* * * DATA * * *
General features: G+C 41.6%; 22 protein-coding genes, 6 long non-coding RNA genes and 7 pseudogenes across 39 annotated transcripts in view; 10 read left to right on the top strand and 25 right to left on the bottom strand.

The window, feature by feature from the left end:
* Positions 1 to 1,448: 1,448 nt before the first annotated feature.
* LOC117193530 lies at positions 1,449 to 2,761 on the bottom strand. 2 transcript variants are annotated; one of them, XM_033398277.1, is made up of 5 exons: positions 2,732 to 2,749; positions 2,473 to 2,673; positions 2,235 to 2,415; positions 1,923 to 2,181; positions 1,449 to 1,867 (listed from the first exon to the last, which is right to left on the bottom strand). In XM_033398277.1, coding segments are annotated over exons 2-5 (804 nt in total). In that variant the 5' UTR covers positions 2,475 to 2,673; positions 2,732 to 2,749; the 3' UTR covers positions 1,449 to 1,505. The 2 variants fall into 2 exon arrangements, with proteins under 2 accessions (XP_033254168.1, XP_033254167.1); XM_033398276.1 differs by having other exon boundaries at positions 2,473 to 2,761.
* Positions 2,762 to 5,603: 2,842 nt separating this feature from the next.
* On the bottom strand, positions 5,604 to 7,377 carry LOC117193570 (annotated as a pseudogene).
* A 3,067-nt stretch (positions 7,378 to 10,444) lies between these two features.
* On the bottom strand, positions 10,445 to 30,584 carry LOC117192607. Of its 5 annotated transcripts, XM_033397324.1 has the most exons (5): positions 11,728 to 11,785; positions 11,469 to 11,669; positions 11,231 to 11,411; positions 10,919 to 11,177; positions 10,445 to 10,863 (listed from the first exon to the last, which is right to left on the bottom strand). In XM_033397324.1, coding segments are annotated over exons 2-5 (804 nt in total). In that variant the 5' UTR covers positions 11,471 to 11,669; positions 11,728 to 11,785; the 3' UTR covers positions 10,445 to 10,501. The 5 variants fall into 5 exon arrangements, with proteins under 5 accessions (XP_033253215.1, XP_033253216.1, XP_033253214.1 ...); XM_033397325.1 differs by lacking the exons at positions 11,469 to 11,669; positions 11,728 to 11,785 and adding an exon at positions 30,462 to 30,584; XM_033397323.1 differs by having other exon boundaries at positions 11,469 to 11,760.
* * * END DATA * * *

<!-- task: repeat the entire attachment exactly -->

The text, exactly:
General features: G+C 41.6%; 22 protein-coding genes, 6 long non-coding RNA genes and 7 pseudogenes across 39 annotated transcripts in view; 10 read left to right on the top strand and 25 right to left on the bottom strand.

The window, feature by feature from the left end:
* Positions 1 to 1,448: 1,448 nt before the first annotated feature.
* LOC117193530 lies at positions 1,449 to 2,761 on the bottom strand. 2 transcript variants are annotated; one of them, XM_033398277.1, is made up of 5 exons: positions 2,732 to 2,749; positions 2,473 to 2,673; positions 2,235 to 2,415; positions 1,923 to 2,181; positions 1,449 to 1,867 (listed from the first exon to the last, which is right to left on the bottom strand). In XM_033398277.1, coding segments are annotated over exons 2-5 (804 nt in total). In that variant the 5' UTR covers positions 2,475 to 2,673; positions 2,732 to 2,749; the 3' UTR covers positions 1,449 to 1,505. The 2 variants fall into 2 exon arrangements, with proteins under 2 accessions (XP_033254168.1, XP_033254167.1); XM_033398276.1 differs by having other exon boundaries at positions 2,473 to 2,761.
* Positions 2,762 to 5,603: 2,842 nt separating this feature from the next.
* On the bottom strand, positions 5,604 to 7,377 carry LOC117193570 (annotated as a pseudogene).
* A 3,067-nt stretch (positions 7,378 to 10,444) lies between these two features.
* On the bottom strand, positions 10,445 to 30,584 carry LOC117192607. Of its 5 annotated transcripts, XM_033397324.1 has the most exons (5): positions 11,728 to 11,785; positions 11,469 to 11,669; positions 11,231 to 11,411; positions 10,919 to 11,177; positions 10,445 to 10,863 (listed from the first exon to the last, which is right to left on the bottom strand). In XM_033397324.1, coding segments are annotated over exons 2-5 (804 nt in total). In that variant the 5' UTR covers positions 11,471 to 11,669; positions 11,728 to 11,785; the 3' UTR covers positions 10,445 to 10,501. The 5 variants fall into 5 exon arrangements, with proteins under 5 accessions (XP_033253215.1, XP_033253216.1, XP_033253214.1 ...); XM_033397325.1 differs by lacking the exons at positions 11,469 to 11,669; positions 11,728 to 11,785 and adding an exon at positions 30,462 to 30,584; XM_033397323.1 differs by having other exon boundaries at positions 11,469 to 11,760.